There is a difference what you learn from a poll or survey and what you learn by offering something for sale. Politicians often say they will give the people what they want–as measured by a poll. But often they are only measuring what people want for free. Even if the survey contains some questions about what people would be willing to pay for something, all you get is a speculative guess.
In the market, however, you learn not only what people want but how much they want it relative to all their other wants. In other words, you learn what people are willing to pay for an item–how much they are willing to sacrifice other things they want.
With that background in mind, consider this story at The Federalist: “Great News! Americans Don’t Really Care About Climate Change.”
So after being bombarded with this anxiety-ridden dogma for a couple of decades, it’s unsurprising that upwards of 75 percent of Americans claim to believe climate change is a problem in need of fixing. And most of them say they are willing to do absolutely anything necessary to stop this impending disaster.
Or ride a bike.
Or skip a vacation.
According to a new Pew Research Center poll, the percentage of cars that run purely on gas has increased over the past three years. Fewer than three percent of all cars, SUVs, pickup trucks, and light-duty vehicles run on anything other than gas or diesel. The market for heavily-subsidized alternative-fueled vehicles has fallen. After years of subsidizing unproductive sectors and constantly bolstering the idea that inefficient electric cars are the future, no one really wants them. Even the use of hybrid cars is down from 2013.
In 1980, 64 percent of Americans who commuted to work did so alone in their car. Today, even after massive publicity effort cajoling people to get out of their cars and billions of dollars spent on public transportation projects like light rail, 74 percent of Americans who commute to work do so alone in a car. The percentage of commuters who carpool has fallen by more than half. There are likely a number reasons contributing to this trend—a less-centralized workforce, for instance—but the number has significantly fallen even with the proliferation of HOV lanes and the ceaseless end-of-days rhetoric from our politicians and media.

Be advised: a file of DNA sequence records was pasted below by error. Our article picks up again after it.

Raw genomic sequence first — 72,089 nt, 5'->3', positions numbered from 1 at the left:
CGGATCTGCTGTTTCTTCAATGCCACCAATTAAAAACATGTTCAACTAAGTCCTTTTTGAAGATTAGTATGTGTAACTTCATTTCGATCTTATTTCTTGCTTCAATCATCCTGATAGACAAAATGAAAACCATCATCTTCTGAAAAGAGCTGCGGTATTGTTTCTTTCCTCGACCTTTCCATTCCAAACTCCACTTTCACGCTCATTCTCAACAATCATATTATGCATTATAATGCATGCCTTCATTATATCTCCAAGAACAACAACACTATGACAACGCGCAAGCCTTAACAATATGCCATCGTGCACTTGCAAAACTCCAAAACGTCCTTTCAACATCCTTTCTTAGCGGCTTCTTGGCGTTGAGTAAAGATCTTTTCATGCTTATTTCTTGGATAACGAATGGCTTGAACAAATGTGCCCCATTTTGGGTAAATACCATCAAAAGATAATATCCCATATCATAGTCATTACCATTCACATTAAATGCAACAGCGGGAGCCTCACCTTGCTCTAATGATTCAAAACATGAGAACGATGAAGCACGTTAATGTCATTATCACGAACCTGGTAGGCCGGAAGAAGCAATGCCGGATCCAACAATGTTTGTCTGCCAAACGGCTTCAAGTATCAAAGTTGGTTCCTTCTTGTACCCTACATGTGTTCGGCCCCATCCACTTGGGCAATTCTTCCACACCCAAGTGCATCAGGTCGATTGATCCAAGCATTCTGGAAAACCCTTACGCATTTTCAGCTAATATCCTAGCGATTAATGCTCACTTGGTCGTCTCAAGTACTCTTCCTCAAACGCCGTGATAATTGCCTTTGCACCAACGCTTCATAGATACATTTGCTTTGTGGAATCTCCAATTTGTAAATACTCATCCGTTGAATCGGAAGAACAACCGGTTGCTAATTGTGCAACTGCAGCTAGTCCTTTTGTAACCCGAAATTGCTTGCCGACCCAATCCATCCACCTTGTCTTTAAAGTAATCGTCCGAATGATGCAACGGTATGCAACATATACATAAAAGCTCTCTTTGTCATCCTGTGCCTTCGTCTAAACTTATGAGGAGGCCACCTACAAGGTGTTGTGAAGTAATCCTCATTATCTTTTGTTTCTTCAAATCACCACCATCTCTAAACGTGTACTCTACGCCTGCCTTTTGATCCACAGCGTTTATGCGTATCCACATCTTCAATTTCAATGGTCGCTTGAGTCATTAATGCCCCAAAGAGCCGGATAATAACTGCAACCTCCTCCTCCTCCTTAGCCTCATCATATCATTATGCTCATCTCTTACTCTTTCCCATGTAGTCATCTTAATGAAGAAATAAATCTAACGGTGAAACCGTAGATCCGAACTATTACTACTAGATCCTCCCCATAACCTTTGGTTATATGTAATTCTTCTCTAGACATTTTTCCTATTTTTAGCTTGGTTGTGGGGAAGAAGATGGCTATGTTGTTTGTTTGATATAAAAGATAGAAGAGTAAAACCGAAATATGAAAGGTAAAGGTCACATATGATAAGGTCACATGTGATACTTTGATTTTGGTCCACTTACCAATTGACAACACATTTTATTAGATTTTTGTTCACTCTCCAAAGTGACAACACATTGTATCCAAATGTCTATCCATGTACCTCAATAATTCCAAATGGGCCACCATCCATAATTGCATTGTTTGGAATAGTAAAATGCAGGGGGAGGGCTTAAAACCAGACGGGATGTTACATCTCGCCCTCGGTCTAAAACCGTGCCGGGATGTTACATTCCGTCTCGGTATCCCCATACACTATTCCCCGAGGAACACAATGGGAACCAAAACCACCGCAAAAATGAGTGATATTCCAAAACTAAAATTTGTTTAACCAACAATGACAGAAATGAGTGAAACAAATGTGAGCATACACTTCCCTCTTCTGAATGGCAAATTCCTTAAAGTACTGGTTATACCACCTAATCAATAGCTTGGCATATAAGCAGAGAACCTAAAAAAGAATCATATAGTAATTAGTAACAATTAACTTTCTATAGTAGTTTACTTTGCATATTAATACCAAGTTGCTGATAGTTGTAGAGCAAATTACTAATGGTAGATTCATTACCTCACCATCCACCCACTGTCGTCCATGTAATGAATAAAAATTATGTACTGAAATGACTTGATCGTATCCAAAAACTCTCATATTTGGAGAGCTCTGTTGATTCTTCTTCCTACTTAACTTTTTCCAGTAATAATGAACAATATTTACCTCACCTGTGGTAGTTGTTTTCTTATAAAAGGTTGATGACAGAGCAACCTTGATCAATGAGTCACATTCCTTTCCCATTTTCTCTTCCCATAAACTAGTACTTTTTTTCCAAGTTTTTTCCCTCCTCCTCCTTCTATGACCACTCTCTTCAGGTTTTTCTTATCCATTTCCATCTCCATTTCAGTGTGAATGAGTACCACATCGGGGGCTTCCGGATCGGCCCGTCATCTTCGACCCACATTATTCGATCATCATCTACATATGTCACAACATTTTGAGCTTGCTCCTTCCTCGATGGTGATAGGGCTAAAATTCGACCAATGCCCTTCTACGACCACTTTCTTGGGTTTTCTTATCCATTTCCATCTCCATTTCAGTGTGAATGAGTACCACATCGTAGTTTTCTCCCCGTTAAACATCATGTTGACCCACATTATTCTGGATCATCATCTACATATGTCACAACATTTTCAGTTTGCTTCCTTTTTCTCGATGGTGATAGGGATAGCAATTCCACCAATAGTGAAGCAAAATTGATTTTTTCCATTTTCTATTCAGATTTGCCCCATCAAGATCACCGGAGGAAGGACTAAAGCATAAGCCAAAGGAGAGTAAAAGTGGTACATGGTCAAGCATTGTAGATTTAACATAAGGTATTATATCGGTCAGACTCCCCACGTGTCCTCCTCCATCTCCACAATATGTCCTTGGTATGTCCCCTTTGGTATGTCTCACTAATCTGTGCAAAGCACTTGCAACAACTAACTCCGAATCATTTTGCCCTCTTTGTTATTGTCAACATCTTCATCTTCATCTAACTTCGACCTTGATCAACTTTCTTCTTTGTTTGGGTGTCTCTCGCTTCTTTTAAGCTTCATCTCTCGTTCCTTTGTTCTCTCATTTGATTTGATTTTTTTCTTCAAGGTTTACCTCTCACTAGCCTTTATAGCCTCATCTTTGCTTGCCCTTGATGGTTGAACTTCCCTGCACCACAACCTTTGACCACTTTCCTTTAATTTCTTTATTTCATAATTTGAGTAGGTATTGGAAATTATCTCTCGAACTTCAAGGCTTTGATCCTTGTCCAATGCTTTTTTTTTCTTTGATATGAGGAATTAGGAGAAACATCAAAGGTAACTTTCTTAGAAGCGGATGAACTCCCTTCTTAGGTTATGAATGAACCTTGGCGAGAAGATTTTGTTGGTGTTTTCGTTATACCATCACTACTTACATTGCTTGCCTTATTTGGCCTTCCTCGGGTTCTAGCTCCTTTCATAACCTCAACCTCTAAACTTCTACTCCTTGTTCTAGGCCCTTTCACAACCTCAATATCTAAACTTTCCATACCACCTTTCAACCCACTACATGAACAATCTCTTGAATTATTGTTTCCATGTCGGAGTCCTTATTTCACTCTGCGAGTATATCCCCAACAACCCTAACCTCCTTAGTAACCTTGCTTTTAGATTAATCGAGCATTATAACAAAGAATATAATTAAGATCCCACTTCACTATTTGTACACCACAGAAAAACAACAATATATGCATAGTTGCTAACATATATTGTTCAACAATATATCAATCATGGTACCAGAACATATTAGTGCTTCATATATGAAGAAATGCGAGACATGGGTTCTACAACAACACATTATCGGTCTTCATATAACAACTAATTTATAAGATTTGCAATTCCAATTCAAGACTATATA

A few years back, Obama’s transportation secretary told me that America would be transformed by an explosion of people cycling to work and to school. “Like China?” I wondered, not facetiously. Well, in 1980, 0.05 percent of Americans biked to work. Today, 0.06 percent of people do, according to Pew—though, for some unfathomable reason, there has been an explosion of intrusive and impractical bike lanes across the country.
While we can expect the government to try to coerce us to make sacrifices, we need to realize that they are a minority imposing their will on the majority. The people may be confused but they don’t believe in the sacrifices involved in allegedly fighting climate change. (Meanwhile, millennials are less confused; they are more likely to be openly skeptical of the global warming hoax.)
The takeaway from this is that conservatives must keep fighting. The majority is on their side.